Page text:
Members of  the European Parliament expressed grave concern yesterday (12 June) about the Turkish government’s response to the Gezi Park protests that have polarised the country over the last three weeks. There was less consensus on whether speeding up EU accession negotiations could help the democratisation process in Turkey, however, EurActiv Turkey reports.


Turkish deputy Prime Minister Bülent Arınç said on Monday he expected the largest anti-government protests the country has seen in decades to end soon, and suggested radical action might be taken to dispel the protestors.

“All the necessary actions against the lawlessness and illegal activities will be finalised by the weekend,” Arınç said.

But the strong resistance shown by protestors on Tuesday (11 June), when police entered Taksim Square for the first time in over a week, signals that the protests may continue longer than the government might expect (see background).

The central area of Istanbul has turned into a heavily barricaded carnival zone. Government plans to redevelop Gezi Park provoked what appeared first as a peaceful local sit-in protest, which has now evolved into a country-wide anti-government protest.

When riot police entered the square on early Tuesday (11 June) again, skirmishes turned into full blown clashes when the police abruptly went on to clear the square of all civilians in the evening, resulting in a degree of violence not seen for days.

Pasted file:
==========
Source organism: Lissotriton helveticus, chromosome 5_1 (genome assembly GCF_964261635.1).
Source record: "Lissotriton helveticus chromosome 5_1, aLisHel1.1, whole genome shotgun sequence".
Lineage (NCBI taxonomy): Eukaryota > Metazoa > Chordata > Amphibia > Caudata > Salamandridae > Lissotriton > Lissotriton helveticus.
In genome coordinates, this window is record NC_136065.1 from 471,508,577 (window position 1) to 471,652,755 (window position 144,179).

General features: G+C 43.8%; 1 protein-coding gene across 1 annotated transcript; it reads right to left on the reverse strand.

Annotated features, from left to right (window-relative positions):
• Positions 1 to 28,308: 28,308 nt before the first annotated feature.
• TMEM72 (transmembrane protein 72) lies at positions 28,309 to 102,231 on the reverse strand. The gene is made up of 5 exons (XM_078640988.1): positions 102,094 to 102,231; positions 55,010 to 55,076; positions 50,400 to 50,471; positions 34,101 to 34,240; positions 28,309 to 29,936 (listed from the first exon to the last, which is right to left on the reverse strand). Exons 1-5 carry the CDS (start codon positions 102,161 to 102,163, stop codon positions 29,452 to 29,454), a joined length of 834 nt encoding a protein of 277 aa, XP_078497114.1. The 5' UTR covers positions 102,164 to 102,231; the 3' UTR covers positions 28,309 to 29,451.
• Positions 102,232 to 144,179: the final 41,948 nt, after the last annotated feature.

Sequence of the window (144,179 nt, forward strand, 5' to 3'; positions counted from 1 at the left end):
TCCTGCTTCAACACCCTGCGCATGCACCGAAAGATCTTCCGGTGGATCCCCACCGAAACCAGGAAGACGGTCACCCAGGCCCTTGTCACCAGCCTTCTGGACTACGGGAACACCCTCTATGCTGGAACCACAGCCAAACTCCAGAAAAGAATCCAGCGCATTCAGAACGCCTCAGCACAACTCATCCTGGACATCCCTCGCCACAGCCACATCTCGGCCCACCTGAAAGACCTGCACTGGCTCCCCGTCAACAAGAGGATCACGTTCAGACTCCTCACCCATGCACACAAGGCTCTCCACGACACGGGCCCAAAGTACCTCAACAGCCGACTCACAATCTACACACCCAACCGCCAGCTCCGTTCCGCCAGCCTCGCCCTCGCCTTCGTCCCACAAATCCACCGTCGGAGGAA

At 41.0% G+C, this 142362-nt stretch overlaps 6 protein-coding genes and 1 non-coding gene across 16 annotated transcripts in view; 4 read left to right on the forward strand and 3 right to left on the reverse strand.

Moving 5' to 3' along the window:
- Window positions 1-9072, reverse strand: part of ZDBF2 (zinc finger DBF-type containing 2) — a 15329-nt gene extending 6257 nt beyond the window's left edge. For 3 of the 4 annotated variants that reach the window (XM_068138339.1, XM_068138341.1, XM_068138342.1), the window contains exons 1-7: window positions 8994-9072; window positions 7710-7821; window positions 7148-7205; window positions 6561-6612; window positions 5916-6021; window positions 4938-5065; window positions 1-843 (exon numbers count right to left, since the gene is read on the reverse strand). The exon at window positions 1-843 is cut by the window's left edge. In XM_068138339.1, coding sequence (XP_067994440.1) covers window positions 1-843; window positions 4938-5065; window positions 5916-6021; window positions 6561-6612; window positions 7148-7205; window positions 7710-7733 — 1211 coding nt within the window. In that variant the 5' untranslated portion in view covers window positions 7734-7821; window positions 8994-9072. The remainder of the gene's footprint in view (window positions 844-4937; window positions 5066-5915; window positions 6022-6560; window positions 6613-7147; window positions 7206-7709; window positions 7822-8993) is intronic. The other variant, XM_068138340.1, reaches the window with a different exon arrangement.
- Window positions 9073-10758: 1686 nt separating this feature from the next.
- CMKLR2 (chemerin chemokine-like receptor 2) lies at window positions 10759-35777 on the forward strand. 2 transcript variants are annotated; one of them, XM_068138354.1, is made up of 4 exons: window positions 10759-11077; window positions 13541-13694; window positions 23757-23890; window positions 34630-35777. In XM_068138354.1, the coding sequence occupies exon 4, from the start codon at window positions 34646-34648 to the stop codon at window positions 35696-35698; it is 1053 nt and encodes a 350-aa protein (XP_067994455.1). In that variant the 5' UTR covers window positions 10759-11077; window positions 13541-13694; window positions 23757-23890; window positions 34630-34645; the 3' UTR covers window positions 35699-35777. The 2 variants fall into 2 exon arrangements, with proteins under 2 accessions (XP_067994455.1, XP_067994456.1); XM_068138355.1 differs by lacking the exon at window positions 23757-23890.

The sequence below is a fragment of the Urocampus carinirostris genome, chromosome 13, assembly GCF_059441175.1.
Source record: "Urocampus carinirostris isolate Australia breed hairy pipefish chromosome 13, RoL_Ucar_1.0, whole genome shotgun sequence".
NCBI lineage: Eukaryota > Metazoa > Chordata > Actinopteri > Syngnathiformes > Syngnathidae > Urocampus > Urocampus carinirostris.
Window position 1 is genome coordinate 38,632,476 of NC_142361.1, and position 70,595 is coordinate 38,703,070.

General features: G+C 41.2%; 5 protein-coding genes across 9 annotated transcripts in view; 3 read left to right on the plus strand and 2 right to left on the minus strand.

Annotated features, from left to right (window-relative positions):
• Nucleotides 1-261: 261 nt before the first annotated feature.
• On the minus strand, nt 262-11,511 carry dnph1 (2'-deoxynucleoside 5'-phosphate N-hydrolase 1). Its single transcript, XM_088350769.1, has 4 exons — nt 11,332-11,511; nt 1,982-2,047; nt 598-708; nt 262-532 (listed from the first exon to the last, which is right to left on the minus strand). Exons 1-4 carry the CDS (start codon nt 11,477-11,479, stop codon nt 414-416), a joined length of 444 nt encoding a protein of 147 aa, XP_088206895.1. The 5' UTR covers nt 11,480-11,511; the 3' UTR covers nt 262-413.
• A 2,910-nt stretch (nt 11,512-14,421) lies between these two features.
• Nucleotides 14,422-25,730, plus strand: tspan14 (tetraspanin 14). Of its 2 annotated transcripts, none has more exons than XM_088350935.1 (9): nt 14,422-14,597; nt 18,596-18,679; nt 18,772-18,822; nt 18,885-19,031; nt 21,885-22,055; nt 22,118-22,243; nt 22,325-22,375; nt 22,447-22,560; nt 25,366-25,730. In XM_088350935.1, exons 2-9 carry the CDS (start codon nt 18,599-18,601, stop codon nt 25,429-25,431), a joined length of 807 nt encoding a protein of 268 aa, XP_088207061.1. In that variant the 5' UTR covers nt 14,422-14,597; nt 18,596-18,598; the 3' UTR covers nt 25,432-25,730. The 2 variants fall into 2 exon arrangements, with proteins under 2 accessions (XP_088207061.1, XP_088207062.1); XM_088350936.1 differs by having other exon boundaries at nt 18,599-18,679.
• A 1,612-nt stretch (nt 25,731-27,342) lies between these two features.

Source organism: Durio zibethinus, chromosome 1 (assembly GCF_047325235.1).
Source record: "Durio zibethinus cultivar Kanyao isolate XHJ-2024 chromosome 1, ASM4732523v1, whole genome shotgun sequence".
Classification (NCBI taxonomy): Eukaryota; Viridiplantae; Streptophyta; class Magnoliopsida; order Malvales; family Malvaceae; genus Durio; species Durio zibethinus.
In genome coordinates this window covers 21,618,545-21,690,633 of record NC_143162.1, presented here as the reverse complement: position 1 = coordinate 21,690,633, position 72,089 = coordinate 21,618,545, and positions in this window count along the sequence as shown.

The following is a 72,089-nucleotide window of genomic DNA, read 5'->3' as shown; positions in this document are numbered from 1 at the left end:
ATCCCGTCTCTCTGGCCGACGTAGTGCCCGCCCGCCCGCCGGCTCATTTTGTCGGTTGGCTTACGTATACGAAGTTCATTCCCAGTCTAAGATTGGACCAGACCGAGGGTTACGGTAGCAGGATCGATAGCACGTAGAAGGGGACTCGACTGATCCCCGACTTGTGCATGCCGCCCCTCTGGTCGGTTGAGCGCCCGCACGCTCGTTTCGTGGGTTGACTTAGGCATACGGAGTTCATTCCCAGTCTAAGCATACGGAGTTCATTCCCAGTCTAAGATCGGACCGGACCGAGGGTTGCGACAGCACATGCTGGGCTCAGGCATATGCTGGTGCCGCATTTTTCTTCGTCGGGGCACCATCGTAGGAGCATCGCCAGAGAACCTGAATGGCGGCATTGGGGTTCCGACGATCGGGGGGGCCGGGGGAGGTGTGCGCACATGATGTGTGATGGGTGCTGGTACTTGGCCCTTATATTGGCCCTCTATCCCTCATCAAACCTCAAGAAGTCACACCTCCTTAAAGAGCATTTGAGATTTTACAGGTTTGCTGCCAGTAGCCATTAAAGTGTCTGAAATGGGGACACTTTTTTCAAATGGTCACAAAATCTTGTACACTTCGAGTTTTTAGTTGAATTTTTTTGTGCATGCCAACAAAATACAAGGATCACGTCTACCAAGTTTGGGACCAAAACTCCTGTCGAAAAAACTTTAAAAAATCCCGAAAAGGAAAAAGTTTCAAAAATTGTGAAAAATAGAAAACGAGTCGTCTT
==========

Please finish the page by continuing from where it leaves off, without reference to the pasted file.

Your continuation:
Dozens of lawyers were also briefly detained after they protested at the Istanbul Palace of Justice, prompting thousands of their colleagues in Istanbul and Ankara to march in protest on Wednesday.

“There was intensive use of water cannon and tear gas. There were violent scenes in Ankara and Izmir too. Reports of widespread injuries once again underlined these police tactics are a major cause of concern,” said EU foreign policy chief Catherine Ashton about the police offensive at a European Parliament debate on Wednesday (12 June).

“What started peacefully, now turned into violence,” said the Parliament’s rapporteur on Turkey, Dutch MEP Ria Oomen-Ruijten (European People's Party), criticising the government's handling of the situation.

"If Prime Minister [Recep Tayyip] Erdoğan would have been more sensitive, If the language would have been more sensitive, and also the style of governing for those who didn't vote for him would have been more sensitive, than it wouldn't have happened,” she said.

'Not a psychological debate'